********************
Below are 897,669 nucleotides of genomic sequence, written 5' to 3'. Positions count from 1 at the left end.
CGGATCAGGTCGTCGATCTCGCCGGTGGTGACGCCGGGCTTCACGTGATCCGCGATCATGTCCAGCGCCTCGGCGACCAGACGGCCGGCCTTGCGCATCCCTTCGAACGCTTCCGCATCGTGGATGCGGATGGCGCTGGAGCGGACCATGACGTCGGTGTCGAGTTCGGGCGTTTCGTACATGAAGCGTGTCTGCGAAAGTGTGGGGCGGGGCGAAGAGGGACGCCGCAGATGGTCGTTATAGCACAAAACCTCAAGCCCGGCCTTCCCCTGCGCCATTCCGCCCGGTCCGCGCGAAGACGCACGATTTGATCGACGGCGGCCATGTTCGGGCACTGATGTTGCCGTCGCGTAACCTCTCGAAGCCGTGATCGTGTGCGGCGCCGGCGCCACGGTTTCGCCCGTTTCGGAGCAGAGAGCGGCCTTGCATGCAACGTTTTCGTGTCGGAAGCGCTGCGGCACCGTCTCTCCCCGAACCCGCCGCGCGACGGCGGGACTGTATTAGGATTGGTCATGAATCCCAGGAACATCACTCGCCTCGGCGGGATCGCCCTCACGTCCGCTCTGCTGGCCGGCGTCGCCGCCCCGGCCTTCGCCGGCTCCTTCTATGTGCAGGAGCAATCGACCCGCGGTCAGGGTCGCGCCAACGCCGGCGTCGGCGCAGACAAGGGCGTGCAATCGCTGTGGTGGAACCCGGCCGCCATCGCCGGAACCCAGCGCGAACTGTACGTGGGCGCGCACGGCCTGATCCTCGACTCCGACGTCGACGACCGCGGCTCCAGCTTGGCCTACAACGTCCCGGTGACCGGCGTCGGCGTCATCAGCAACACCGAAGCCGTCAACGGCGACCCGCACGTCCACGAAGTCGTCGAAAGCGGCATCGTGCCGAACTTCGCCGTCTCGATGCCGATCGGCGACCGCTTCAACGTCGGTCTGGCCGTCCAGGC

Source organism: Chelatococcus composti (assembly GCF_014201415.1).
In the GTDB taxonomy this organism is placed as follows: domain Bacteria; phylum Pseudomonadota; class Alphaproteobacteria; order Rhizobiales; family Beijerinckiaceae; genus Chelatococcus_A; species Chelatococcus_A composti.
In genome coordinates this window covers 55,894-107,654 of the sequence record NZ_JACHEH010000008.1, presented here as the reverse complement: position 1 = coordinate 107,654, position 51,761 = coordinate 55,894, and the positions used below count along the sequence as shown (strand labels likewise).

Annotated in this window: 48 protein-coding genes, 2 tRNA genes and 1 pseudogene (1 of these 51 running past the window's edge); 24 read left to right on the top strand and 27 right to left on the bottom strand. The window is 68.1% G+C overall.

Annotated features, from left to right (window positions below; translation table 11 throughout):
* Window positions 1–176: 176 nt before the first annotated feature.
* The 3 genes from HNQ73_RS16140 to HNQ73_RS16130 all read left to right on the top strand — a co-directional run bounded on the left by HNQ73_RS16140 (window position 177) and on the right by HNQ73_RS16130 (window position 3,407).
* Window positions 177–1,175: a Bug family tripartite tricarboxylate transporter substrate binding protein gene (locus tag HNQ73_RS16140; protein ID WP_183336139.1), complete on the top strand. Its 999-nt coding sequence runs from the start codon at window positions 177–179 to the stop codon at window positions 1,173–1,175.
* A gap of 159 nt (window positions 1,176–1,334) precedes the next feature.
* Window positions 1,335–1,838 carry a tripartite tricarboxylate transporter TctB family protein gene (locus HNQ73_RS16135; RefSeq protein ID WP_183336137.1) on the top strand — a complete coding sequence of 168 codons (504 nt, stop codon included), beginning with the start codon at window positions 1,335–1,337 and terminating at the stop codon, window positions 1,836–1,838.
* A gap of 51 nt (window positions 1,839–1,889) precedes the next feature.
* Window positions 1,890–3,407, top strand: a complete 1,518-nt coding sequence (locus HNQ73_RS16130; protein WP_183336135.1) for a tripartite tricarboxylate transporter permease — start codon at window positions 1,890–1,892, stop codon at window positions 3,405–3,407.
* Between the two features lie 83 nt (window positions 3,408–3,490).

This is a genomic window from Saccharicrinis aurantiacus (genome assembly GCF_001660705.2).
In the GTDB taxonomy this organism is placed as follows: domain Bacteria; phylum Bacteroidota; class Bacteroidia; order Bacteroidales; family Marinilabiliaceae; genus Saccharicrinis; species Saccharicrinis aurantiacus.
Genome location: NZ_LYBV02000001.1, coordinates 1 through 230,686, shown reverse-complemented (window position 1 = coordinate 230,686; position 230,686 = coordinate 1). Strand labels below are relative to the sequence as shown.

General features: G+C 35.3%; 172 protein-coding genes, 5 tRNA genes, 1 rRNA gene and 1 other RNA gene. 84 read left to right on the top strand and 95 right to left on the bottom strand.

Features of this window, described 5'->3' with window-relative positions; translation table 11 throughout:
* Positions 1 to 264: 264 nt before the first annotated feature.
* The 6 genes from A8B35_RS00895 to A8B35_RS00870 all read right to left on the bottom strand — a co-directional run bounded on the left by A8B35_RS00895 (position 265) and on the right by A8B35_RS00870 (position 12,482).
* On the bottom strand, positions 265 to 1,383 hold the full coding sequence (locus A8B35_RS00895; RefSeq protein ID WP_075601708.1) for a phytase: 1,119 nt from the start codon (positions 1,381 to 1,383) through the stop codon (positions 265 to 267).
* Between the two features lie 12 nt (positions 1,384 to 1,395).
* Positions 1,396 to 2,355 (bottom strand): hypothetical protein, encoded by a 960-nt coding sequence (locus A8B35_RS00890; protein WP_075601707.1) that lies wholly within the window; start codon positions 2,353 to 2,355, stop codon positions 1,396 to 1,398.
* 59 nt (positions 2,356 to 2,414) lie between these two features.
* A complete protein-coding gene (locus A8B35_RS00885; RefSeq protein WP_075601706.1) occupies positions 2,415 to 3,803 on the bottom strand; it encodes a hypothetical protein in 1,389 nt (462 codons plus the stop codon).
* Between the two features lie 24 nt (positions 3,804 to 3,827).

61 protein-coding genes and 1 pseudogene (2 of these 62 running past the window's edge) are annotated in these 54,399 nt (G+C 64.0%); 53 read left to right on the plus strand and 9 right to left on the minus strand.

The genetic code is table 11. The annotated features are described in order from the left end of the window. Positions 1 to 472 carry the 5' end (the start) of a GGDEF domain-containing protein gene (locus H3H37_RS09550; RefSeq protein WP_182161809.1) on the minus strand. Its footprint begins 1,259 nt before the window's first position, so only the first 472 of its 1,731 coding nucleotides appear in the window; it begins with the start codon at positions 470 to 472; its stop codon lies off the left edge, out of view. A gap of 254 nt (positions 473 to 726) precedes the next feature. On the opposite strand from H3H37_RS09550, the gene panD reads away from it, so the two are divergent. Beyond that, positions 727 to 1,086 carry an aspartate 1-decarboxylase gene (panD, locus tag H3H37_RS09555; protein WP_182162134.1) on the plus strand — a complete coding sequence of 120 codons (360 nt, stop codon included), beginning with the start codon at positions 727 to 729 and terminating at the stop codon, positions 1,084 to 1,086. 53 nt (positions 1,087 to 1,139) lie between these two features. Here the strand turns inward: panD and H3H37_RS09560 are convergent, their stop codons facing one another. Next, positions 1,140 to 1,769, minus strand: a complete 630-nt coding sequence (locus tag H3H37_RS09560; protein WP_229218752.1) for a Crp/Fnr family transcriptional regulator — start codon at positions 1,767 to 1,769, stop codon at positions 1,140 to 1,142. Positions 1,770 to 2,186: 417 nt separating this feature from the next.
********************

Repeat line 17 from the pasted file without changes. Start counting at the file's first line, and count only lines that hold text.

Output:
In the GTDB taxonomy this organism is placed as follows: domain Bacteria; phylum Bacteroidota; class Bacteroidia; order Bacteroidales; family Marinilabiliaceae; genus Saccharicrinis; species Saccharicrinis aurantiacus.